Most Recent Action
The Union of Concerned Scientists (UCS) published a report entitled "Nuclear Plant Risk Studies: Failing the Grade" that accuses the Nuclear Regulatory Commission (NRC) of using poor risk assessment methods to determine the safety of domestic nuclear power plants. The group reported that the NRC, among other things, is ignoring obvious risks such as aging infrastructure and inadherence to safety requirements. The NRC has not responded but to say that the agency takes its safety charge "seriously." Because nuclear issues are so politically and emotionally charged, public reaction to any report concerning safety is likely to undermine public confidence in nuclear power and the government's role in regulating it. (8/18/00)
On July 31, 2000, the Republican Republican National Convention in its National Energy Strategy called for "a balanced portfolio of energy options that is stable, secure and affordable, with minimal impact on the environment." The platform also attacked the Clinton Administration for failing to meet their committment to remove nuclear plants' high-level waste. Nuclear industry representatives hailed the announcement as continuing GOP support for nuclear power and for DOE's high-level waste storage project at Yucca Mountain, NV. Firms support the geologic waste repository because closing the nuclear fuel cycle will remove one obstacle in ensuring a future for nuclear energy. The Nuclear Energy Institute noted that 85 of the 103 U.S. nuclear power plants are now expected to apply for renewed operating licenses in the next 15 years. Most licenses have been active for 40 years and would be restored for another 20. It has been nearly 30 years since a new nuclear power plant has been constructed in this country and analysts do not see enough of a guarantee to spur investment in new infrastructure. (8/2/00)
A hearing was held on July 25, 2000, to discuss if nuclear energy has a role in improving U.S. energy security and reducing emissions. The House Science Subcommittee on Energy and the Environment heard testimony from two administration officials, one author, and a nuclear industry representative. All witnesses acknowledged the problems associated with the use of nuclear power, but voiced their support of its use in future U.S. energy policies. Most arguments focused on nuclear power being an emissions-free and reliable source of electricity in the quest to limit greenhouse gases. There was some disagreement about whether or not an interim high-level radioactive waste facility should be supported in lieu of the Yucca Mountain project. (7/25/00)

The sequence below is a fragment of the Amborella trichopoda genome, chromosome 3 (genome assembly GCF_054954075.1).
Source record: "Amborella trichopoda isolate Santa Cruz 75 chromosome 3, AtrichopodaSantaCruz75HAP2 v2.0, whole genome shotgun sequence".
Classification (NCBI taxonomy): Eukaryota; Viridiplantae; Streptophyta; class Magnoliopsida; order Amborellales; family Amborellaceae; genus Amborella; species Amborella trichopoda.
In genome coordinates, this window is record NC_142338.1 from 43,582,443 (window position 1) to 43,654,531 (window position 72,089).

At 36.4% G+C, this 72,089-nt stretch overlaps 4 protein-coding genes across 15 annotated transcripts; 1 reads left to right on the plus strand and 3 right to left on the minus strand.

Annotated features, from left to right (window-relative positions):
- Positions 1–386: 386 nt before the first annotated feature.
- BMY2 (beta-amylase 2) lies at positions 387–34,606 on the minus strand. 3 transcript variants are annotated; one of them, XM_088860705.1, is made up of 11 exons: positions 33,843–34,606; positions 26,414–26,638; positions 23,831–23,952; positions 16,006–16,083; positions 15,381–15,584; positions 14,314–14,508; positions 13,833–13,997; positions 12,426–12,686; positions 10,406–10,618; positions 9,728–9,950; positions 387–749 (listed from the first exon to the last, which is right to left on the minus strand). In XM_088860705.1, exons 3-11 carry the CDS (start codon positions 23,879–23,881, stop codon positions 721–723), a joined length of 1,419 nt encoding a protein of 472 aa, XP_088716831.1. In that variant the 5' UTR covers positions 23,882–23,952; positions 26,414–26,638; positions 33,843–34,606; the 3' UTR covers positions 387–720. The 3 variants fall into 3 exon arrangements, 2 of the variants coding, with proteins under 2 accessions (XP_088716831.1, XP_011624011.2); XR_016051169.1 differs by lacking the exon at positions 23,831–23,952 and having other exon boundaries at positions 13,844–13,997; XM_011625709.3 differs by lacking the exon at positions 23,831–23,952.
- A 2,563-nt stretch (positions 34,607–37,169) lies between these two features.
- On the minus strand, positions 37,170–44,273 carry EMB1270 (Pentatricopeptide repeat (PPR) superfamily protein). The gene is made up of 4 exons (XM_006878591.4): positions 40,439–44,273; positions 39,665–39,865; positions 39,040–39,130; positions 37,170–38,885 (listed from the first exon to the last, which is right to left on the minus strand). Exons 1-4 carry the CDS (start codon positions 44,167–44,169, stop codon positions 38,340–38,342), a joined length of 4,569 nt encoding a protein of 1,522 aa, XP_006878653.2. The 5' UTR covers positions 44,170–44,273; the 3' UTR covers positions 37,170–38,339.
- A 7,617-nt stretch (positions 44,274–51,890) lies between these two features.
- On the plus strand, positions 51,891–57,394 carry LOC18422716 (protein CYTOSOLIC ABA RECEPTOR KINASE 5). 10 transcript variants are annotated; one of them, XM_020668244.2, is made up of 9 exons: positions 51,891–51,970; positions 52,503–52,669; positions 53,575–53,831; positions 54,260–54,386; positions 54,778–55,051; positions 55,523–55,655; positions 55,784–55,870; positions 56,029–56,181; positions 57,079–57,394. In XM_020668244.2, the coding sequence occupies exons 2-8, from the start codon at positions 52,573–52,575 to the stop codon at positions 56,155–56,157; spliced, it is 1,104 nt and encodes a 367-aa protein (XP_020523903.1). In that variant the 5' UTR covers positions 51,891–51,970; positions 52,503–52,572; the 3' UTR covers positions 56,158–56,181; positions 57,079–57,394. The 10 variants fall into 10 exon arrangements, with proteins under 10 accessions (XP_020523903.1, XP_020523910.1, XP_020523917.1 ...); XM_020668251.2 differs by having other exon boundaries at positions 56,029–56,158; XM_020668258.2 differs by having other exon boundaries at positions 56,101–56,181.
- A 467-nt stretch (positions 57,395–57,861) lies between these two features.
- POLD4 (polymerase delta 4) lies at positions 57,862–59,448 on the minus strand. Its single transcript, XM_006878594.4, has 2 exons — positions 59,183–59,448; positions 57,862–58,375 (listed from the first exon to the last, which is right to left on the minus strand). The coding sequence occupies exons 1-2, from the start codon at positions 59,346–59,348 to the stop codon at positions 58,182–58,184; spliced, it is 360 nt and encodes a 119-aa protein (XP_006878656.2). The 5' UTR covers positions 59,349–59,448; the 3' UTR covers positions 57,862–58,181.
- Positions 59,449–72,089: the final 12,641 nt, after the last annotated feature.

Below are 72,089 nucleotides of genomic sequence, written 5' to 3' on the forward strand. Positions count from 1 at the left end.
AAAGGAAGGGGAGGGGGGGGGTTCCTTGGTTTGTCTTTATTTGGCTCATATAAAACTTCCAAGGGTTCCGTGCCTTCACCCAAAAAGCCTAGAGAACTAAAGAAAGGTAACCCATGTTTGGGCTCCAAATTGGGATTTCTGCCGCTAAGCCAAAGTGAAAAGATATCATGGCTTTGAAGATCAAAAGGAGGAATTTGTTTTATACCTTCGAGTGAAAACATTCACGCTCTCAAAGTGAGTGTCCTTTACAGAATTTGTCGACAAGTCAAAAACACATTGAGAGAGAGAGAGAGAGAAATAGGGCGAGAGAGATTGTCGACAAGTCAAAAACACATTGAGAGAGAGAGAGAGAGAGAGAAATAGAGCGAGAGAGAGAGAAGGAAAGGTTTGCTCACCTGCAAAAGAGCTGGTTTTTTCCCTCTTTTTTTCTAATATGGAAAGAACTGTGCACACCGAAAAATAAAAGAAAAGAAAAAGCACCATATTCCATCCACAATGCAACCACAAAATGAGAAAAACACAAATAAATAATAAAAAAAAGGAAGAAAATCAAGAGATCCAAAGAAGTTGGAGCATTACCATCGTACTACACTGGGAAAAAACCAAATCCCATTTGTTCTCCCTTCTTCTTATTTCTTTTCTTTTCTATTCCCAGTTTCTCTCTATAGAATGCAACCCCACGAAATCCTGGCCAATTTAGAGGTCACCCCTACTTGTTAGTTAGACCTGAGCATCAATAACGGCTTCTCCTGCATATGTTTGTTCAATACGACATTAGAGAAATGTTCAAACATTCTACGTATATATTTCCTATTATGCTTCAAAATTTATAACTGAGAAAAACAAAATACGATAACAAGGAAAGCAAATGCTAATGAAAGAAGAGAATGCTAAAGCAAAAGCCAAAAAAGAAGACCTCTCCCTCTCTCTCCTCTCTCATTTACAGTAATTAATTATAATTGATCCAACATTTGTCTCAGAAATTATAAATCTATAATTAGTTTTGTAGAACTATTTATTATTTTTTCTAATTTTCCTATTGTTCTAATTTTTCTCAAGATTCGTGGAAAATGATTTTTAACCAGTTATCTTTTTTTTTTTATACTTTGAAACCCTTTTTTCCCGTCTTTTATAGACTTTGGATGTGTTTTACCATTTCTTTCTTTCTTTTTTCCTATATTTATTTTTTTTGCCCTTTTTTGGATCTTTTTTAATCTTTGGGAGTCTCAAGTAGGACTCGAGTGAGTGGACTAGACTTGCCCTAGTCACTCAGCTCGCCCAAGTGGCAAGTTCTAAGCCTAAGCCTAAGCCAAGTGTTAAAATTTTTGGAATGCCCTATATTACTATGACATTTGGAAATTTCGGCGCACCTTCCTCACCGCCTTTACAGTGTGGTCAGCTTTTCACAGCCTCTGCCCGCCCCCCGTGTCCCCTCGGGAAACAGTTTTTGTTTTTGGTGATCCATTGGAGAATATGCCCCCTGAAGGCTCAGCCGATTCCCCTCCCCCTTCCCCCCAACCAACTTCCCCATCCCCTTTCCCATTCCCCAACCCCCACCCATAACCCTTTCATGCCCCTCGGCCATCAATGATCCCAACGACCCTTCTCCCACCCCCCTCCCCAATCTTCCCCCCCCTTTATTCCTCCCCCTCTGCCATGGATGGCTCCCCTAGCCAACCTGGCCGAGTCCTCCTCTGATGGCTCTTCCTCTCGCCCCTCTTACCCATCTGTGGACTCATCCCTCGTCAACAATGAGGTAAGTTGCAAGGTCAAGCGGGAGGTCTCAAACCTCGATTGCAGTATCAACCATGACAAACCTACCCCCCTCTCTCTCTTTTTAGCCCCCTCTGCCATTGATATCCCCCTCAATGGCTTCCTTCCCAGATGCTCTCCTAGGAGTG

The House Science Subcommittee on Energy and Environment held a hearing
on July 18, 2000, to examine the scientific basis for the linear no-threshold
(LNT) model of low-dose radiation. This model assumes that any exposure
to radiation has an effect on the human body; there are no safe insignificant
doses. The use of this model in policy decisions requires that any
cleanup process lower radiation levels so that the risk of human exposure
should be as close to zero as possible -- a costly, impractical, and some
say, unnecessary standard. The committee heard testimony from the
General Accounting Office (GAO), the National
Council on Radiation Protection and Measurements, the Health Physics Society
and a North Carolina University professor. Several reports on this issue
were discussed, including one from the GAO entitled "Radiation Standards:
Scientific Basis Inconclusive, and EPA and NRC Disagreement Continues"
that generated a plea from the GAO for the committee to intervene in the
agencies' 6 year old dispute. The hearing also addressed the problems
with quantifying risk in cleanups where human exposure is calculated based
on how the site is used after remediation. Rep. Shelley Berkley (D-NV)
argued against changing
current Environmental Protection Agency (EPA) standards based on the LNT model, saying that the agency was only doing it to make the Yucca Mountain project possible in the face of mounting evidence against it. She also claimed that the federal government feels that Nevada is expendable or they would not permit this "radiation exposure discrimination." Rep. Vernon Ehlers (R-MI), formerly a research physicist before joining Congress, suggested that the public needs to be informed of scientific uncertainty on radiation and health issues and to be involved in risk decisions that affect them. (7/18/00)
Responding to public outcry over high oil prices and increasing American
dependence on foreign oil, both the House and Senate have sought to address
national energy issues recently. At a June 8
on the future of the U.S. nuclear and coal industries, several industry
heads testified that both coal and nuclear power should continue to play